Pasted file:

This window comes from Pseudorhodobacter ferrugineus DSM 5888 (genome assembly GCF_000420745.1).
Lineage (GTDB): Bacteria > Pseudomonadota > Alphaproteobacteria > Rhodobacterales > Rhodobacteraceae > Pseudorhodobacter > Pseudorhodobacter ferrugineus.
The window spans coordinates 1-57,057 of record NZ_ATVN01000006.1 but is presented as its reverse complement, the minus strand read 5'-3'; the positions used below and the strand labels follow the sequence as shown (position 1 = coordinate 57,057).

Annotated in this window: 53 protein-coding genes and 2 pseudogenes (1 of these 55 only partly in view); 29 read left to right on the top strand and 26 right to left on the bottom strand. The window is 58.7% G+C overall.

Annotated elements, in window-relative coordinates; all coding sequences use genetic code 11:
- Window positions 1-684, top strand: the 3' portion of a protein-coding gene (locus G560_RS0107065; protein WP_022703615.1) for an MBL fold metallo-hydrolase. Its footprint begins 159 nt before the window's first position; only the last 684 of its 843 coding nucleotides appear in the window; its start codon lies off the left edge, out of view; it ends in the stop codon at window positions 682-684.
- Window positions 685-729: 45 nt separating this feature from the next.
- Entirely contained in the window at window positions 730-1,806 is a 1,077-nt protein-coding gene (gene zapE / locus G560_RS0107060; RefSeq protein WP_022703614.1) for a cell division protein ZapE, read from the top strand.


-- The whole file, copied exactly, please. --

This window comes from Pseudorhodobacter ferrugineus DSM 5888 (genome assembly GCF_000420745.1).
Lineage (GTDB): Bacteria > Pseudomonadota > Alphaproteobacteria > Rhodobacterales > Rhodobacteraceae > Pseudorhodobacter > Pseudorhodobacter ferrugineus.
The window spans coordinates 1-57,057 of record NZ_ATVN01000006.1 but is presented as its reverse complement, the minus strand read 5'-3'; the positions used below and the strand labels follow the sequence as shown (position 1 = coordinate 57,057).

Annotated in this window: 53 protein-coding genes and 2 pseudogenes (1 of these 55 only partly in view); 29 read left to right on the top strand and 26 right to left on the bottom strand. The window is 58.7% G+C overall.

Annotated elements, in window-relative coordinates; all coding sequences use genetic code 11:
- Window positions 1-684, top strand: the 3' portion of a protein-coding gene (locus G560_RS0107065; protein WP_022703615.1) for an MBL fold metallo-hydrolase. Its footprint begins 159 nt before the window's first position; only the last 684 of its 843 coding nucleotides appear in the window; its start codon lies off the left edge, out of view; it ends in the stop codon at window positions 682-684.
- Window positions 685-729: 45 nt separating this feature from the next.
- Entirely contained in the window at window positions 730-1,806 is a 1,077-nt protein-coding gene (gene zapE / locus G560_RS0107060; RefSeq protein WP_022703614.1) for a cell division protein ZapE, read from the top strand.